I think that she had an eclectic taste in music, and as our incredible music scene has expanded, there’s a lot of different directions I’m sure that she would have poked at. She would have been a fan of all different types of music, so each year takes on kind of an angle of where she might have wanted to go. She always liked to dance and for things to be funky. You can count on that at PHB.
Toubab Krewe – Purple Hatter’s Ball 2015
[Video: Timothy Borland]
L4LM: Each of the artists that you select to play Purple Hatter’s have a connection to Rachel, or if they don’t, then they are the type of artist that she might be into. What goes into that process, when you are putting together a Purple Hatters Ball?
Paul Levine: As much as possible, there’s a core group of artists that have played every Purple Hatter’s Ball, or as many as possible. Catfish Alliance, Trial By Stone, MZG, DubConscious, and The Malah—they have played the event year after year. Toubab Krewe, who appears this year, has probably played PHB three or four times; The Heavy Pets, maybe even five times!
The Heavy Pets – Purple Hatter’s Ball 2014
L4LM: And then you select newer performers that you are pretty sure Rachel would have loved?
PL: I have no doubt, since she was a Bear Creek fan, that she was a Lettuce fan, a jam band fan. I think Rachel would be stoked if she found out Spafford was playing her festival. We are excited to have Southern Avenue too—right up Rachel’s alley. Hivemind from Atlanta is coming down. That’s Dave McSweeney’s new band; he’s been a part of this from the beginning with Greenhouse Lounge. He is family.
Roosevelt Collier is back again—he is Bear Creek family too. I suspect that Rachel loves Roosevelt, and she already loves Lettuce. Purple Hatter’s lineup respects her past but also pushes into the future as well, and I think she would have really enjoyed it. Specifically, regarding Lettuce, no band is more a part of this community. Out of the Purple Hatter’s core bands, how special will it be for them to play the last set of the festival and really leave us at a very high point? But with a lot of emotional weight and gravity involved. It’s exciting for me, and I know for you too!
L4LM: Let’s discuss the “party with a purpose” side of Purple Hatter’s Ball and the history behind the event. I wanted to ask some serious questions about what’s come of this unfortunate situation—beyond the incarceration of the murderers. I’m speaking of the work that Margie Weiss has done with legislation and the government, locally and nationally, with Rachel’s Law. What can you tell us about the progress she’s made raising awareness about how confidential informants can be used?
PL: The really horrible thing is that Rachel’s story continues and frequently becomes relevant because the police are still using untrained, unqualified people to do these types of stings. Sadly, there are not laws like this one all over the country, but more and more, there are some states taking action. That’s good news, and there’s some steady progress. Margie’s been involved in helping other victims with their situations and helping the momentum of initiatives all over the country.
The focus has been to move forward through legislatures, to try and help as many people be as safe as possible. That’s what Margie has dedicated her life to. She is honoring Rachel’s memory and also trying to help make sure it doesn’t happen to anyone else. She’s very active, going to forums, and giving lectures as much as possible, wherever she is invited. In addition to that, there’s are a couple documentaries and books on the topic. Margie, she’s got a lot of energy! [chuckles]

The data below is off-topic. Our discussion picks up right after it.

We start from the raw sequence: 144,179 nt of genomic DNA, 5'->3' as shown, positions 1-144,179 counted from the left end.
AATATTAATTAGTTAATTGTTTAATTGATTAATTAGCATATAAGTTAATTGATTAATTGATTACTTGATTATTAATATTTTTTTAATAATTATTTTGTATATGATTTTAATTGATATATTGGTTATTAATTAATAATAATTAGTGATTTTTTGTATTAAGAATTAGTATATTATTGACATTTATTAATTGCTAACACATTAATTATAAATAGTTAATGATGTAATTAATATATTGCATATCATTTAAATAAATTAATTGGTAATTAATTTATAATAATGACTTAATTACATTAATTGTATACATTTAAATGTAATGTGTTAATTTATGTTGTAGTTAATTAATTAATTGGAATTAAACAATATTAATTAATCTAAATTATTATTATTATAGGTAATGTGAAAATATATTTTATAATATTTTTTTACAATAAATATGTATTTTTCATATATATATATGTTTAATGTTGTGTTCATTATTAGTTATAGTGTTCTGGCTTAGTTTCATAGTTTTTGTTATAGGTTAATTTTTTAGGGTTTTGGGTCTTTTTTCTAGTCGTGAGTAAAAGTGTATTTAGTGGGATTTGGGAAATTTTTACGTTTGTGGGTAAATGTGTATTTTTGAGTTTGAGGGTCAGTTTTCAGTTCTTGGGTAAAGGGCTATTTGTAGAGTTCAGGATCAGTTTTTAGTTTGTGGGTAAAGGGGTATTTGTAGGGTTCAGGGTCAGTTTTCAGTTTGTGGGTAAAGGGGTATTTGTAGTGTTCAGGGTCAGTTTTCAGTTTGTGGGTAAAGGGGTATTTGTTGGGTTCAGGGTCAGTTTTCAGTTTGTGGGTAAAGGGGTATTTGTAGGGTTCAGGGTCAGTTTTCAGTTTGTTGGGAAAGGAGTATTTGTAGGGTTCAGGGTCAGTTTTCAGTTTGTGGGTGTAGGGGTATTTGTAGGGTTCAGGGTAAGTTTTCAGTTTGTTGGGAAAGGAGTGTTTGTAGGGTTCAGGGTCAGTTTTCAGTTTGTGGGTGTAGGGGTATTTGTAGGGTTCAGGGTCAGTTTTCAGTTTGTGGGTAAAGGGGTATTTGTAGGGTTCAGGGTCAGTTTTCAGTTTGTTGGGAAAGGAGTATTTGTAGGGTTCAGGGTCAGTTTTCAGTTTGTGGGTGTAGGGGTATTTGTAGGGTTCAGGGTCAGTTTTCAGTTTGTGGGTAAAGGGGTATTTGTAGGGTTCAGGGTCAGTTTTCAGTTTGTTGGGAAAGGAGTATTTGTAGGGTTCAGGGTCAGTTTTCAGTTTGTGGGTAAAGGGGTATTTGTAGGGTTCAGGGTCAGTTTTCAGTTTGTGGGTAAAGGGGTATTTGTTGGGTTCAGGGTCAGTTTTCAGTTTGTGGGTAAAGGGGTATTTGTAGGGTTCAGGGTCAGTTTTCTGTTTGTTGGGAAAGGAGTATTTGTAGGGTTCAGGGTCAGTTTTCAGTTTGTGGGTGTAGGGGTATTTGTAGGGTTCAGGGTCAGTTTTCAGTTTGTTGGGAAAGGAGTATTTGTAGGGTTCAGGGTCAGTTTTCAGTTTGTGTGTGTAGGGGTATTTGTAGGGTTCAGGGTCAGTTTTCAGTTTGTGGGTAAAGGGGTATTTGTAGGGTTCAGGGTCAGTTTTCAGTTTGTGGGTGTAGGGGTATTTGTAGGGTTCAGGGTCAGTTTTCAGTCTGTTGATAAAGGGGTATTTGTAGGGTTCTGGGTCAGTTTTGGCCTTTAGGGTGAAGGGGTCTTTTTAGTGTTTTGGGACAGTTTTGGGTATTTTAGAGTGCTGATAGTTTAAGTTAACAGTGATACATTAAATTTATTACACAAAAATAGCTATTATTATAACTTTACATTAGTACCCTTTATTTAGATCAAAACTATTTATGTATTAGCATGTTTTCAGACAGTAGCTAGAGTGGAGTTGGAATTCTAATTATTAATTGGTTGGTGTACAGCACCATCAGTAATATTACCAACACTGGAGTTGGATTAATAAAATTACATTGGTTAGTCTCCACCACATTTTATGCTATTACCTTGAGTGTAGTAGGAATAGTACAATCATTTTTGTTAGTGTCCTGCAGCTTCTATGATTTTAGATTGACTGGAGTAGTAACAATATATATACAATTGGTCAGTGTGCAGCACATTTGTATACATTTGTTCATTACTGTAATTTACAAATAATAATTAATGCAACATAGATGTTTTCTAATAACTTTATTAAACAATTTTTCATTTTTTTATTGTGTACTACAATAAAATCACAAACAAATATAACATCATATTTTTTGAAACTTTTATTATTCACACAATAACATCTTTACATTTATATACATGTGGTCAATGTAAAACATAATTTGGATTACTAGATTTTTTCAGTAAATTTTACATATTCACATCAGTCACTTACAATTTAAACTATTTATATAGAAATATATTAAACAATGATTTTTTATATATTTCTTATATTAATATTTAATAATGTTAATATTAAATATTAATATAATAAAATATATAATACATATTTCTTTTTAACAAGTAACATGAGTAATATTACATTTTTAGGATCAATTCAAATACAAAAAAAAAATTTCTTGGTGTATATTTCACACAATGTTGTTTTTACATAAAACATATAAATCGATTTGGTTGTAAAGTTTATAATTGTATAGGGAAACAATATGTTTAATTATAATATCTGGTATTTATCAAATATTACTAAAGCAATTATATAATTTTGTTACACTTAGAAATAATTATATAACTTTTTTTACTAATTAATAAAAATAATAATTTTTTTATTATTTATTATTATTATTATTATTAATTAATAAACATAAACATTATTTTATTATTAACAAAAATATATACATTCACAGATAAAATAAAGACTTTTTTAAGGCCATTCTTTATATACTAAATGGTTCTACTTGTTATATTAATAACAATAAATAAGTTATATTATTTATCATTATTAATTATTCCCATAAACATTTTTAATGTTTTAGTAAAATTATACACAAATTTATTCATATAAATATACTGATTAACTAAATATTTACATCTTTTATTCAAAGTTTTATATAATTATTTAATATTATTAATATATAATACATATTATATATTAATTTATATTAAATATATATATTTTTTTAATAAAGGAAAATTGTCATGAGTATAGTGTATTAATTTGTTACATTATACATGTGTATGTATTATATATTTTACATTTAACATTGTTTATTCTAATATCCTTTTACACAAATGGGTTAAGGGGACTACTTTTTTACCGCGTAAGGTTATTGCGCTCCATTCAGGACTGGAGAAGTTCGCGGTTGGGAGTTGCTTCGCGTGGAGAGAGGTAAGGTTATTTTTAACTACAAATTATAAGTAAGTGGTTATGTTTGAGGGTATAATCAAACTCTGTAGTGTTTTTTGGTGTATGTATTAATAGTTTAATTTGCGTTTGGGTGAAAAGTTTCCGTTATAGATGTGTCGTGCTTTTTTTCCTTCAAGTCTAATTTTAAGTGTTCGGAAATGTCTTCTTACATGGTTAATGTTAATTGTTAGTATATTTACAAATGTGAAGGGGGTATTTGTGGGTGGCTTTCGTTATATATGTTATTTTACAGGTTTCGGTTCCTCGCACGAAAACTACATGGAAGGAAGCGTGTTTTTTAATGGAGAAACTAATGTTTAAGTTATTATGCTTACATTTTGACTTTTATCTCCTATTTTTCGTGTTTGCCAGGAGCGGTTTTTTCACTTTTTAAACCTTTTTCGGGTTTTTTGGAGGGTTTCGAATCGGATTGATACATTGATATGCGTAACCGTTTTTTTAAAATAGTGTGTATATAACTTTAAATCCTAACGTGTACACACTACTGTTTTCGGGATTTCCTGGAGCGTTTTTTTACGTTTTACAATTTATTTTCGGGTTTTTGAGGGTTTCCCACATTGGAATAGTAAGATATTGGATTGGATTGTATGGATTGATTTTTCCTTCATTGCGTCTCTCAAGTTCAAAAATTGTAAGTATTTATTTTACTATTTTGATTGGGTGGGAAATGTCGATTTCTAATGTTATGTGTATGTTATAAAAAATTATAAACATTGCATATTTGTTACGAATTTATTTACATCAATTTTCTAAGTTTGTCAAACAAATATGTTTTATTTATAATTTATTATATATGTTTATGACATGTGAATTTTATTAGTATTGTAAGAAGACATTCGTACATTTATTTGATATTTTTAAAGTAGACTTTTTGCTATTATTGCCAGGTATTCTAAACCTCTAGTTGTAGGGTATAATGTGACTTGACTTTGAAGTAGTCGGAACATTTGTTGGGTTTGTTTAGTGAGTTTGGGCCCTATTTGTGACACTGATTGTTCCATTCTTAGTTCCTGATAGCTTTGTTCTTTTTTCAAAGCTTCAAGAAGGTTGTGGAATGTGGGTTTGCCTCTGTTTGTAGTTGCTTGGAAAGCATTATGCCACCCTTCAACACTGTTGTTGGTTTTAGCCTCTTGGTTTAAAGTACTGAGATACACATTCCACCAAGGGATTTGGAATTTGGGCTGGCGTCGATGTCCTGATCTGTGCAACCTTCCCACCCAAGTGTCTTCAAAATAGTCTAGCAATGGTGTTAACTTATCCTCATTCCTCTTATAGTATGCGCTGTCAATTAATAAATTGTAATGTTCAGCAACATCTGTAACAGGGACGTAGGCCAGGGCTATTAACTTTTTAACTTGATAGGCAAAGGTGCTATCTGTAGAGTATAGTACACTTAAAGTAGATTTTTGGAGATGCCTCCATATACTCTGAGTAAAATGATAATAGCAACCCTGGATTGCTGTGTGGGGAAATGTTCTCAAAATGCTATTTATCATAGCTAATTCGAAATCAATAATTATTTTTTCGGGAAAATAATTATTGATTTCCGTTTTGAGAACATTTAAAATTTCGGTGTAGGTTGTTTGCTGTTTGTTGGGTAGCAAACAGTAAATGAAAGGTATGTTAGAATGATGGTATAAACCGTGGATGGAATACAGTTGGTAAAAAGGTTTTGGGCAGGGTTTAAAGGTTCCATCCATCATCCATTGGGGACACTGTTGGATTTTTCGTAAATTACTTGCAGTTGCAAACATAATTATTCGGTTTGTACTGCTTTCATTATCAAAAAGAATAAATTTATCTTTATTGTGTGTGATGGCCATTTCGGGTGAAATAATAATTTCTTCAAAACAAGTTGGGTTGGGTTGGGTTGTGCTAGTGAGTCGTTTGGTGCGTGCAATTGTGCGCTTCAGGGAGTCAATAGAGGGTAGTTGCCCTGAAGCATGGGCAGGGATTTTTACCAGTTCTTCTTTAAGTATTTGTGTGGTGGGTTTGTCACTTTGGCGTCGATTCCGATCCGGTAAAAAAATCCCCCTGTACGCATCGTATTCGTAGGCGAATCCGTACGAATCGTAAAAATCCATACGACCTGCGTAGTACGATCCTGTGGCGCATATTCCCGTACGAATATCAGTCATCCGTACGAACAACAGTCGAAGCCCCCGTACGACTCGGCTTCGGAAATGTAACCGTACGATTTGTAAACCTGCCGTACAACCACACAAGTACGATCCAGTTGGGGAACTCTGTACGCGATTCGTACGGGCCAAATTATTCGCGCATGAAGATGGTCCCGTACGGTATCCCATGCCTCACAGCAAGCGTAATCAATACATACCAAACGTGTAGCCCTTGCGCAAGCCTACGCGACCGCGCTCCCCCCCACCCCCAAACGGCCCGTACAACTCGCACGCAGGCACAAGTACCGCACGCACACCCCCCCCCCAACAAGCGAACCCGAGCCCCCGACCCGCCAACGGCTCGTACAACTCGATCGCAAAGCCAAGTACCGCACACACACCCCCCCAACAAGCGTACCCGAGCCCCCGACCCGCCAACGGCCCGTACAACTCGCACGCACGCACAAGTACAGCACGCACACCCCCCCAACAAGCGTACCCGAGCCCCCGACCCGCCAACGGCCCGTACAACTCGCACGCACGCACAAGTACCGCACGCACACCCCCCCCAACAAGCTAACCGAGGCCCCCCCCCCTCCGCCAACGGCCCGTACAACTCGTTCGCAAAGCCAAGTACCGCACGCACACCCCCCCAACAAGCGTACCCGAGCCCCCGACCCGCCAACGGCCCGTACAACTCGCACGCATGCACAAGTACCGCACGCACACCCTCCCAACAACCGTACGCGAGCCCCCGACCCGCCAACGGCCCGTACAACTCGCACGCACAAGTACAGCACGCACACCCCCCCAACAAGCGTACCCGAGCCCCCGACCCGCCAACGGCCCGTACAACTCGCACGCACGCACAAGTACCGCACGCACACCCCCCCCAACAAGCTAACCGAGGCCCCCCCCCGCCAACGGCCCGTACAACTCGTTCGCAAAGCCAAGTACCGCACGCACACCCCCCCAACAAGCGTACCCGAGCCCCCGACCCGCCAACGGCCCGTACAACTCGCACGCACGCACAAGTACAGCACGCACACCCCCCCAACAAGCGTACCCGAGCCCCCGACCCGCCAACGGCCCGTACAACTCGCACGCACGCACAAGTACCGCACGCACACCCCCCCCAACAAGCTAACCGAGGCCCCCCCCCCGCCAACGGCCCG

L4LM: I mean, there’s no bigger fear for a parent- burying their own child. To have to revisit it every year has to be unspeakably difficult, so having this sort of gathering is of both emotional and therapeutic for everyone, especially her family…
PL: For [Margie], it’s one of the things she looks forward to most every year in the calendar. She feels like when she is out at the fest, Rachel is there with us and that being with her friends is…
L4LM: The next closest thing…
PL: It makes her feel like a queen for the weekend.
L4LM: I wanted to close with one of the more touching, emotional experiences I’ve had—not just in music but in life. The ceremonial release of the butterflies from the Amphitheater Stage at Purple Hatter’s Ball. It is a symbolic gesture to Rachel, and really anybody who has lost a loved one, especially in tragic circumstances. What is the idea behind that?
PL: It’s one of the most looked-forward-to moments of the weekend. It’s deeply cathartic and healing on top of being sad, but something Margie brought it to the PHB early on—she feels Rachel’s spirit is embodied in a monarch butterfly. She purchases twenty-three butterflies for the years Rachel was on Earth, and one for the spirit of who she is now. We share those butterflies. Margie hands out one to a friend or audience member or whatever, and after, we talk about Rachel and tell her story. We release butterflies in the air and have a moment and thought about Rachel. It’s really incredible.
This year, Purple Hatter’s Ball takes place on June 1st and 2nd at Live Oak, Florida’s legendary Spirit of the Suwannee Music Park. Featuring a lineup that Rachel would have loved, including Lettuce, Spafford, Breaking Biscuits, Toubab Krewe, The Heavy Pets, Roosevelt Collier Trio, and many more, come share in the joyous celebration of music and life that is Purple Hatter’s Ball. Tickets include two days of music and camping, and can be purchased on Purple Hatter’s Ball’s website here.
[As told to B.Getz]